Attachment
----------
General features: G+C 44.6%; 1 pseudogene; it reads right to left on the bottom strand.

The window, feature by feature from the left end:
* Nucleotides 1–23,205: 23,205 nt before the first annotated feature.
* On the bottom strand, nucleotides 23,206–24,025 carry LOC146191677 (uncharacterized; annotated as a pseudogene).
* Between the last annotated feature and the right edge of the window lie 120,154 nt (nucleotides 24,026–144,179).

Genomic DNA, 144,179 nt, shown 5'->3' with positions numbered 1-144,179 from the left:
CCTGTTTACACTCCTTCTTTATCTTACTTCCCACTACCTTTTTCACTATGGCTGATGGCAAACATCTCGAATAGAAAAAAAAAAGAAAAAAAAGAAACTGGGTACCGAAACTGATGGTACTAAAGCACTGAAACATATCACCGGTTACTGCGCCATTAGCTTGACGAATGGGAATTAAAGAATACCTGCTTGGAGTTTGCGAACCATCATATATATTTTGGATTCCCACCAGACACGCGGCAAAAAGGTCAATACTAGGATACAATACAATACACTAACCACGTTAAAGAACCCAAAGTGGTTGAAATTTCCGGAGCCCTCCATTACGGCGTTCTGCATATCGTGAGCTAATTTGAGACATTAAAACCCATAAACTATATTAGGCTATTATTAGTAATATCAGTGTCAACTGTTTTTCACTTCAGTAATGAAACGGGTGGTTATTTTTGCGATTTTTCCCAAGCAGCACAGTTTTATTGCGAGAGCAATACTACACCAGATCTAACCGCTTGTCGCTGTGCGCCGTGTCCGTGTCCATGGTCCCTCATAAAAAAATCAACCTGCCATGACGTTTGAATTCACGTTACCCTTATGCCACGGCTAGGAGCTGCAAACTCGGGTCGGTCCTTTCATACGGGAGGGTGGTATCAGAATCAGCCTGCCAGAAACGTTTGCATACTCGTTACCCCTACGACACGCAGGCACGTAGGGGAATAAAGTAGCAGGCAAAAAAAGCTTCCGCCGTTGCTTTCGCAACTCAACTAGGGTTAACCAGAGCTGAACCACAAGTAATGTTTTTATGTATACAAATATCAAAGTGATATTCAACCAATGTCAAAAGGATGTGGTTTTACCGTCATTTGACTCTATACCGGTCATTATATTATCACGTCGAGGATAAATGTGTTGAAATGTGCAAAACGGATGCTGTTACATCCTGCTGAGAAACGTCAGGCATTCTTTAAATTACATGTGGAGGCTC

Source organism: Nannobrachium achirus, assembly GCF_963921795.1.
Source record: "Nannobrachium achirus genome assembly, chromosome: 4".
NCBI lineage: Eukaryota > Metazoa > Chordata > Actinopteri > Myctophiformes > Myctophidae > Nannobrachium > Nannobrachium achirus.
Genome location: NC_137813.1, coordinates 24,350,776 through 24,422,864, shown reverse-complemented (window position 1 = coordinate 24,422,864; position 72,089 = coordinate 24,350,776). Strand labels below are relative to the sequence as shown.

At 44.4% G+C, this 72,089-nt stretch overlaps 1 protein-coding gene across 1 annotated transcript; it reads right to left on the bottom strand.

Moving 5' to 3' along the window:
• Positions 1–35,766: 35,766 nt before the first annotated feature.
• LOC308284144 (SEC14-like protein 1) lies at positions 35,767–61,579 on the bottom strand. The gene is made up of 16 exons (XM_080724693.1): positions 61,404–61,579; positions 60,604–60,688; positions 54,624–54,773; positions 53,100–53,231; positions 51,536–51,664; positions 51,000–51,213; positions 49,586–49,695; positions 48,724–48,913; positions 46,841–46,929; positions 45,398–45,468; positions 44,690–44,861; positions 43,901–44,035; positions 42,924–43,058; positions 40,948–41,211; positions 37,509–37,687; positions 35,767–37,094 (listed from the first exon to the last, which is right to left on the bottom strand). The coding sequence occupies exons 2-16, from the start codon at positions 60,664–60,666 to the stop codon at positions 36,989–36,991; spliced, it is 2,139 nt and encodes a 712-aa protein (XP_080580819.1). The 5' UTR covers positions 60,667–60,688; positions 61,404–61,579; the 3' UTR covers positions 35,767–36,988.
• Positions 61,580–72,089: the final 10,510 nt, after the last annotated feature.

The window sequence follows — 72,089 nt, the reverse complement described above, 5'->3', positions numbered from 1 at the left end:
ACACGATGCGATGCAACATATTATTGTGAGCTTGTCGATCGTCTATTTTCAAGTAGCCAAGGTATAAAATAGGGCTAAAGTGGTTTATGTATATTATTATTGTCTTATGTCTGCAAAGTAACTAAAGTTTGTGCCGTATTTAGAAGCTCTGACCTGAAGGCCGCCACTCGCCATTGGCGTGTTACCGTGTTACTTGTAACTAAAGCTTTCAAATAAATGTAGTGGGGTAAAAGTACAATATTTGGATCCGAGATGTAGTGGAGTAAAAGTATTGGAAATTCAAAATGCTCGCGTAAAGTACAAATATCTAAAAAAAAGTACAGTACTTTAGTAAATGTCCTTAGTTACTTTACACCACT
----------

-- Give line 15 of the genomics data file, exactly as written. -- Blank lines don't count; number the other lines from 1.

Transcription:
• LOC308284144 (SEC14-like protein 1) lies at positions 35,767–61,579 on the bottom strand. The gene is made up of 16 exons (XM_080724693.1): positions 61,404–61,579; positions 60,604–60,688; positions 54,624–54,773; positions 53,100–53,231; positions 51,536–51,664; positions 51,000–51,213; positions 49,586–49,695; positions 48,724–48,913; positions 46,841–46,929; positions 45,398–45,468; positions 44,690–44,861; positions 43,901–44,035; positions 42,924–43,058; positions 40,948–41,211; positions 37,509–37,687; positions 35,767–37,094 (listed from the first exon to the last, which is right to left on the bottom strand). The coding sequence occupies exons 2-16, from the start codon at positions 60,664–60,666 to the stop codon at positions 36,989–36,991; spliced, it is 2,139 nt and encodes a 712-aa protein (XP_080580819.1). The 5' UTR covers positions 60,667–60,688; positions 61,404–61,579; the 3' UTR covers positions 35,767–36,988.